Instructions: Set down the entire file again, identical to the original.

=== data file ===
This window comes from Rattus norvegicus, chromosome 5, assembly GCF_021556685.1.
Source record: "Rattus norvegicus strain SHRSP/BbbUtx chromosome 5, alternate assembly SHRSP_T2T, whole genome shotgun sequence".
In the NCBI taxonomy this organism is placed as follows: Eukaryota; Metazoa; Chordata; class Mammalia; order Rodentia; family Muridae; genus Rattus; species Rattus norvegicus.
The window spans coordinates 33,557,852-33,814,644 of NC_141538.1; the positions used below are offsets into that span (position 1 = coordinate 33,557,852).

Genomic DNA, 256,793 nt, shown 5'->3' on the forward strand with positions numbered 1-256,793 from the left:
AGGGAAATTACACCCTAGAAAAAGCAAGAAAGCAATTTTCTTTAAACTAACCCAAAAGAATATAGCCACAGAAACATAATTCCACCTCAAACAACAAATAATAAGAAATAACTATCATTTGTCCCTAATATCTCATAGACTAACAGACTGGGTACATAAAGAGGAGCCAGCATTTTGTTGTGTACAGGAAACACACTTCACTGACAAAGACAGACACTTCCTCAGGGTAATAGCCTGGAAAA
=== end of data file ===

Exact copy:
This window comes from Rattus norvegicus, chromosome 5, assembly GCF_021556685.1.
Source record: "Rattus norvegicus strain SHRSP/BbbUtx chromosome 5, alternate assembly SHRSP_T2T, whole genome shotgun sequence".
In the NCBI taxonomy this organism is placed as follows: Eukaryota; Metazoa; Chordata; class Mammalia; order Rodentia; family Muridae; genus Rattus; species Rattus norvegicus.
The window spans coordinates 33,557,852-33,814,644 of NC_141538.1; the positions used below are offsets into that span (position 1 = coordinate 33,557,852).

Genomic DNA, 256,793 nt, shown 5'->3' on the forward strand with positions numbered 1-256,793 from the left:
AGGGAAATTACACCCTAGAAAAAGCAAGAAAGCAATTTTCTTTAAACTAACCCAAAAGAATATAGCCACAGAAACATAATTCCACCTCAAACAACAAATAATAAGAAATAACTATCATTTGTCCCTAATATCTCATAGACTAACAGACTGGGTACATAAAGAGGAGCCAGCATTTTGTTGTGTACAGGAAACACACTTCACTGACAAAGACAGACACTTCCTCAGGGTAATAGCCTGGAAAA